How to Hollow Out Objects in 3D + Bonus - the Many Ways | SelfCAD

Introduction: How to Hollow Out Objects in 3D + Bonus - the Many Ways | SelfCAD

About: SelfCAD is a professional online 3D Modeling software that is easy to use and learn even for beginners. All in one Cad software includes Slicer, Sketch, Sculpting, and 3D Modeling tools.

There are many ways to hollow out objects in many CADs, and the same could be said about SelfCAD, but just because there are many ways to do something, doesn't mean that every single one of them will be optimal to use in every situation. It’s important to know the unique uses for different tools and choose the correct ones for every task.

In this inscrutable, I’m going to show you 3 ways to hollow out objects in SelfCAD, as well as explain their advantages and disadvantages.


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Step 1: The First Way

The first way to hollow out objects is by using SelfCAD’s tool Stitch & Scoop.

Step 2: Create a Copy

To do this, you need to create a copy of an object you want to hollow first

Step 3: Scale It Down

Then scale it down (I advice using the Keep Proportion option - it will proportionally change the model on all 3 axes)

Step 4: Position

And then position it correctly. It’d be helpful to use the Center Object option - when you use it on both models, you'll just need to pay attention to the Y-axis (the height)

Step 5: Stitch & Scoop

When you’re satisfied with the placement of the objects, you can use Stitch & Scoop’sDifference option, to delete the smaller model from the bigger one.

Now just like you saw, for this method to work, you need to pay close attention to the measurements of your models as well as their placement on the workspace to get the results, and that can get tiresome if you have to work on some complicated, multi-edged models. This method may have its uses, but because it's rather complicated and it takes a lot of time, I'd recommend using one of the other 2 methods I've prepared for you today.

Step 6: The Second Way

The second way is by using Face or Polygon selection tools.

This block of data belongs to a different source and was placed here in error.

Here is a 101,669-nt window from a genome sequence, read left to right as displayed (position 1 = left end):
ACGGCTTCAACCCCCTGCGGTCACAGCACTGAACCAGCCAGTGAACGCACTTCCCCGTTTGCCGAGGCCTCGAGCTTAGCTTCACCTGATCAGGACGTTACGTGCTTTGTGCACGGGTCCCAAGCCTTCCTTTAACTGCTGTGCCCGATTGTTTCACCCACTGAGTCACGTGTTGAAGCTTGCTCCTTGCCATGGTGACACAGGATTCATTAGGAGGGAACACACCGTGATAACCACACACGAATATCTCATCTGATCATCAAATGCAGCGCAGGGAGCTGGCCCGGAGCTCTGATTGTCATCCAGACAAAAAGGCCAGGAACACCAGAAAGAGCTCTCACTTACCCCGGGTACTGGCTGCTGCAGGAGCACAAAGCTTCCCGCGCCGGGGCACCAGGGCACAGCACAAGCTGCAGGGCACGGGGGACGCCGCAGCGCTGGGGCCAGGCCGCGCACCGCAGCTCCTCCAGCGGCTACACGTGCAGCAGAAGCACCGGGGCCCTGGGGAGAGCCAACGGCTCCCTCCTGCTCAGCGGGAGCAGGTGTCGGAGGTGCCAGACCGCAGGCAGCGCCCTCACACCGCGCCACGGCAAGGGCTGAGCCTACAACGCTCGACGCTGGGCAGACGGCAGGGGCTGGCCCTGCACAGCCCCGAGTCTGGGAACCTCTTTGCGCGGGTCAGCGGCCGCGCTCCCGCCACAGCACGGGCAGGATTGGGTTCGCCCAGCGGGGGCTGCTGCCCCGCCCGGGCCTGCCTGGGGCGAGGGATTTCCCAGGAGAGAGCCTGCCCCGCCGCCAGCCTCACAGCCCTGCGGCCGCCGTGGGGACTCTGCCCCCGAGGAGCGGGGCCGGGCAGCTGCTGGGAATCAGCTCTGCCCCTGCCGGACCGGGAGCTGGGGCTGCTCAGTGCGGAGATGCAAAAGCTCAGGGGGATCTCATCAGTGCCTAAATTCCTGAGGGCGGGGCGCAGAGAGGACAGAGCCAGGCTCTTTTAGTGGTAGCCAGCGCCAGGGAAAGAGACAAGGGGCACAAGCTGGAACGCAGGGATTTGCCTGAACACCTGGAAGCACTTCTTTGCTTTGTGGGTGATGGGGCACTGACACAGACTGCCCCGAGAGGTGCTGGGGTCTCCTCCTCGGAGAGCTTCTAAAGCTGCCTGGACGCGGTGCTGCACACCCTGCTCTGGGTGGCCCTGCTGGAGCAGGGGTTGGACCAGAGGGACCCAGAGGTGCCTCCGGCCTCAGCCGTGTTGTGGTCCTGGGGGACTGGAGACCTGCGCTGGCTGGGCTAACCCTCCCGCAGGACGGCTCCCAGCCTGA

Step 7: The Face

You can choose to select either the Face of the model (individual segments)

Step 8: The Polygon

Or the Polygon (whole sides) of the model.

Step 9: Delete

After selecting interesting you parts just press the Delete button and you're done.

Now as you can see, choosing Polygon selection is way quicker and faster than the previous method I explained, but it's not perfect. It's best to use these methods in similar circumstances I presented - Polygons while working on flat surfaces, and Faces while working on individual segments. If you have a huge surface to select that’s not a square, it would be very tiring to use this method. And that's where the third method comes into play.

Step 10: The Third Way

The third way is by using another selection tool - Cube Selection.

Step 11: Cube Selection

It allows you to select a part of the 3D model either by using sliders from the panel on the left side of the screen or by manipulating spheres you can see inside the model itself. After selecting part of the figure you’re interested in, just confirm it at the top of the panel, and follow it up with the delete button to hollow out the object.

As you can see, this method is the fastest, the most reliable, as well as the most versatile of all of them, but still, it does not make it perfect for every situation - when working on square surfaces, it’d be better to use the previous method instead.

Step 12: Bonus

In the end, I have a promised bonus for you. Oftentimes, when you hollow out objects it might be a good idea to add a little thickness to your object - it can make hollow objects just look better if you’re interested in just modeling, and if you’re interested in printing, adding thickness will add depth as well as functionality to your objects (just think about containers).

Step 13: Add Thickness

To do it, you just need to select your object, move your cursor over to the Modify drop-down list in the menu bar, and select Add Thickness tool, following by selecting thickness you’d like to add to the object.

Now, as you can see, just because there are multiple ways to achieve something doesn’t necessarily mean that all of them are optimal. Knowing the limits of different methods is the key that will allow you to work comfortably around difficulties you might encounter during modeling.

After this episode, you should know how to hollow out different objects depending on their structure in the most efficient way.

We prepared a video instruction for you as well:

You can check out the software here: SelfCAD

You can find more guides here: Tutorials

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